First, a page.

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Money for Nothing? Apparently Not.

With my hockey draft less than a week away, I decided that it was time to start preparing. This draft, however, is no ordinary hockey pool. Each team has to draft players to fill a full 22 man roster. The catch? Well, we use each player’s current NHL salary and our team salary cannot exceed the current NHL team salary cup. Naturally, as both an NHL fan and as a fantasy owner of Lecavalier’s and St. Louis’ collective $12 million plus salary, I was quite happy when the NHL announced again this year that the cap would be increasing.

The strategy for this pool is to obviously draft players who produce a lot of points relative to their salary. It’s all about maximizing player’s point production! Accordingly, in order to prepare for this draft, I searched the internet for NHL player stats and salaries, so I could perform my nerdy calculations.

Sure enough, someone had beat me to it. I came across a study by Canadian Business magazine entitled “Hockey’s Most and Least Valuable 2007”. The study compared each player’s 06/07 salary to their production and provided statistics like $/game played, $/goal, $/point, and $/minute on ice. As a fantasy hockey participant, I found this site very interesting and it would have certainly provided me with an edge for the upcoming draft. However, in the interests of Illegal Curve, I have sacrificed my competitive edge and posted this article with a link and now all of my competitors can read it and prepare accordingly.

As a fan of the NHL, though, should I really care about these stats? Should I really care how much money my favourite players are being paid? Should I go out and buy a John Pohl (ranked #20 in the NHL last year for $/point) jersey because he is only costing my beloved Maple Leafs (please email your condolences) $15,517 for every point he scored last year and toss out my “old” generation Sundin jersey because he had the nerve to “charge” $100,000 (tied for 283rd overall) for every point he scored? Further, does this mean that John Ferguson Jr. is a good GM because the Leafs have a whopping 6 players in the Top 100 list for $/points (Pohl, Ponikarovsky, Battaglia, Perreault, Stajan, and Steen)?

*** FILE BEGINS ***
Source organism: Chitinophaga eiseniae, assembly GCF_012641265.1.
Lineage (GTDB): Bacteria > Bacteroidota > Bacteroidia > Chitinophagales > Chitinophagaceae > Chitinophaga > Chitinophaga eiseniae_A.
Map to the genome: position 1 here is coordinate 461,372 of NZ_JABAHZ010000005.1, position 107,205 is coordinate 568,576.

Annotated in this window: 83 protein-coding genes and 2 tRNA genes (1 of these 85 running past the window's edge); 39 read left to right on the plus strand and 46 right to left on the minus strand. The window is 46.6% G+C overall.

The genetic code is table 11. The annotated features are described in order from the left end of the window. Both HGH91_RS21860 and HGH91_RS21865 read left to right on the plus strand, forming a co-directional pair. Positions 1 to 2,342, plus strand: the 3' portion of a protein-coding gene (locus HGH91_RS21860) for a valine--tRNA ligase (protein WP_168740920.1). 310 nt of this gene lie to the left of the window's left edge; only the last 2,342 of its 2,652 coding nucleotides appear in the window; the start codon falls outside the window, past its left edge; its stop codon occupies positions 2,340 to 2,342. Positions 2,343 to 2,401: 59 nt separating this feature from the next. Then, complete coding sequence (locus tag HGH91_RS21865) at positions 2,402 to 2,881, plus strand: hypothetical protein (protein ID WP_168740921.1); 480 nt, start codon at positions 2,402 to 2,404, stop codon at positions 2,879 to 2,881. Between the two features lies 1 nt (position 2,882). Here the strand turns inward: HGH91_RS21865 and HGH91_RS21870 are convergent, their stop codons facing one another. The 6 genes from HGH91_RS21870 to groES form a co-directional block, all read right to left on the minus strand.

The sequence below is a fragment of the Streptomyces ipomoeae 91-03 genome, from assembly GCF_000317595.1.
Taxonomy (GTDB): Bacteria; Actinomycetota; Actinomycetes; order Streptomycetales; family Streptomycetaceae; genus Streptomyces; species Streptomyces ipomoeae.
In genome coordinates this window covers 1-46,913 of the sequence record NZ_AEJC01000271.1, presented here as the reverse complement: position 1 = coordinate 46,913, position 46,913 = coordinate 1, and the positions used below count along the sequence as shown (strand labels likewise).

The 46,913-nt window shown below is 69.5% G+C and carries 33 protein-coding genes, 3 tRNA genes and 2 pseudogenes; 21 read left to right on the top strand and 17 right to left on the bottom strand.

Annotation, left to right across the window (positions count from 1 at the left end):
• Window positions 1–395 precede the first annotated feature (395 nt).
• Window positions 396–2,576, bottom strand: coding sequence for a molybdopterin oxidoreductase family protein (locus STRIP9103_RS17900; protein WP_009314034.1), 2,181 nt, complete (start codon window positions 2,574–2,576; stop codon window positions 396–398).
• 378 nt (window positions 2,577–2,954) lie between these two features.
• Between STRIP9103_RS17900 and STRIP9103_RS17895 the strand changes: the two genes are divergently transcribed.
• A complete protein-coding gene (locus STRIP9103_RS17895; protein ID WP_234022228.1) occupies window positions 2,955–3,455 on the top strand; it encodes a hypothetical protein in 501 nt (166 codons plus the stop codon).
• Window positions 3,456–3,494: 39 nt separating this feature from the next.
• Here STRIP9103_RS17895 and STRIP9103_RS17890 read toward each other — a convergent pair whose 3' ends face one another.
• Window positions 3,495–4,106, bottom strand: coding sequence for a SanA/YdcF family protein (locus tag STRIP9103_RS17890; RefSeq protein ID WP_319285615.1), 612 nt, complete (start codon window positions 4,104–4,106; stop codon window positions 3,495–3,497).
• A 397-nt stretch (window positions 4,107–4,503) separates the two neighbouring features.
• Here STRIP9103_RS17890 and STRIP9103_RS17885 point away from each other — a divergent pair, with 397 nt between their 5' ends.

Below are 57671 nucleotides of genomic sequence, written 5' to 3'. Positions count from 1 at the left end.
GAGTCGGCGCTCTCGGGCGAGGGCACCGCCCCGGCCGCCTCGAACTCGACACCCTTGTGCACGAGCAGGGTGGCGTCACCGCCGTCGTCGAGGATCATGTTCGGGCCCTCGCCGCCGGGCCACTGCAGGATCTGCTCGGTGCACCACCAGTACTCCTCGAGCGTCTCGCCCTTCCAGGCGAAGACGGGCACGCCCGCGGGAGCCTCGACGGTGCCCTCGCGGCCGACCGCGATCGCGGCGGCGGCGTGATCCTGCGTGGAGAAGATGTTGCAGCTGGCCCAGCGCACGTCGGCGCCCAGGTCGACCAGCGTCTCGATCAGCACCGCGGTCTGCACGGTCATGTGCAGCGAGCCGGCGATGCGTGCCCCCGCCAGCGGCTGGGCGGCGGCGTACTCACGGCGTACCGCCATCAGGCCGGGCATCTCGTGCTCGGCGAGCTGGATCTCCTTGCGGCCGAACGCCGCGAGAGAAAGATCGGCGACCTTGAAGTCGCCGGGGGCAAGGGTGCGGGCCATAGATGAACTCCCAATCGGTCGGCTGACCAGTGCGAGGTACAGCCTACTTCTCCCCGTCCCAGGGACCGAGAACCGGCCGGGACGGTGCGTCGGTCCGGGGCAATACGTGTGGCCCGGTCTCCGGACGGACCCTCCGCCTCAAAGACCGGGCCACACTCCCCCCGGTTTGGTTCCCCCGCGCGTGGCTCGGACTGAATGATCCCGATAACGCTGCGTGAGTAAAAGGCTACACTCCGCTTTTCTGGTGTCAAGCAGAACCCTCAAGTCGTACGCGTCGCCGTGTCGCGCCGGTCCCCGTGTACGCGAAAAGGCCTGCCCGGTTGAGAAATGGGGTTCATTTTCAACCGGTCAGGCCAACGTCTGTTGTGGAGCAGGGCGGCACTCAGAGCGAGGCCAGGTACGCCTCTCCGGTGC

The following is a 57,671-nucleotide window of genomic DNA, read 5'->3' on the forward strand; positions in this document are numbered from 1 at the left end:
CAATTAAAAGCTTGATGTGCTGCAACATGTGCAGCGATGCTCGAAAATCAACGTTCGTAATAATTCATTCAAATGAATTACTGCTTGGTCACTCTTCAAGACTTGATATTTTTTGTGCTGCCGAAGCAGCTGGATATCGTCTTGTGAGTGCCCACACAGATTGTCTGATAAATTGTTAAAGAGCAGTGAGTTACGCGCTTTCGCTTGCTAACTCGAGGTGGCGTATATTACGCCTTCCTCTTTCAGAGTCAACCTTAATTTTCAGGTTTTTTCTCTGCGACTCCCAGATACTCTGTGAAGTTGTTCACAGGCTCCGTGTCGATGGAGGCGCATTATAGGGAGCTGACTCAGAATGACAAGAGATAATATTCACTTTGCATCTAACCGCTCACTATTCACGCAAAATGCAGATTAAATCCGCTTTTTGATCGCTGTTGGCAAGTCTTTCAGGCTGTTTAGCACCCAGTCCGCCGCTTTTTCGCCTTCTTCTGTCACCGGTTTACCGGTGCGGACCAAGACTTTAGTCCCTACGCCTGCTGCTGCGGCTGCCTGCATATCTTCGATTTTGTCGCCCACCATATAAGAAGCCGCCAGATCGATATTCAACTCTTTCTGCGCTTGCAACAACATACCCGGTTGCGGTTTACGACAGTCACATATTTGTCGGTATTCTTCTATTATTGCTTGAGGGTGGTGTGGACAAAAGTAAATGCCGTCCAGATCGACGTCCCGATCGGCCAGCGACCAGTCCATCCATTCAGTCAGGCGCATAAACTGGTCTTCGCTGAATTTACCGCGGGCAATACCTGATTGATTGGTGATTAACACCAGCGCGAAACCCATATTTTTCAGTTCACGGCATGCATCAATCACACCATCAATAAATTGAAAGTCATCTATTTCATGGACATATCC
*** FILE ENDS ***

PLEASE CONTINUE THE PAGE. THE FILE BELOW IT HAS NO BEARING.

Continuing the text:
In short, no! As a fan, all you should care about is that the player’s on your favourite team are producing. Those six guys on the Leafs who were in the Top 100 list combined for a measly 217 points on the way to helping the team miss the playoffs for a second straight year. Conversely, do you think anyone is going to suggest that Jay Feester made a bad move by signing Lecalvalier to a contract that saw him earn $7,166,667 last year?

Lecavalier is one of the best players in the league. Last year, he posted the best numbers of his career scoring 108 points with 52 goals. However, he cost the Lightning $66,358 for every point he scored, which was almost $60,000 more than first place Milan Michalek. The fact is, it doesn’t really matter how much a player makes. All that really matters is that there are owners out there who are willing to pay the salaries.

Last year, Kristian Huselius scored 77 points while “only” being paid $1,400,000 placing him a respectable 39th on the list. Sure, that seems like such a great signing by the Flames, but do you actually care that he makes almost $6 million less than Lecavalier? Would your now prefer to have Huselius on your roster instead of the inefficient Lecavalier? I certainly would not. Save the conversations about these “bargain” players for the guys that actually pay the bills. All we want is for the players to produce.

So, you ask, does that analysis of player productivity compared to their salary actually indicate anything? Indirectly, it does! What it mainly demonstrates is which teams have drafted or signed talented young players. The majority of the players at the top of the list are very promising and very skilled young hockey players, including the likes of Stastny, Plekanec, Parise, and Getzlaf. Players’ salaries are capped for the first years of their professional careers. Therefore, as a fan, you should be excited to see young players on the top of the list, like the 9th placed Vanek. You should be excited not because he only costs $11,219 for every point he produces, but because that number, mathematically, indicates that he had a great year, scoring 84 points.

When your team signs a player to a contract, do not be concerned about how much money he is making. Instead, be concerned about how he will produce. Let Maple Leafs Sports and Entertainment worry that they will only make $61 million this year instead of $65 million.

For now, I am adding Anze Kopitar (#26 with $16,131/point) and Travis Zajac (#66 with $23,433/point) to my draft target list.

For Illegal Curve, I am Adam Gutkin.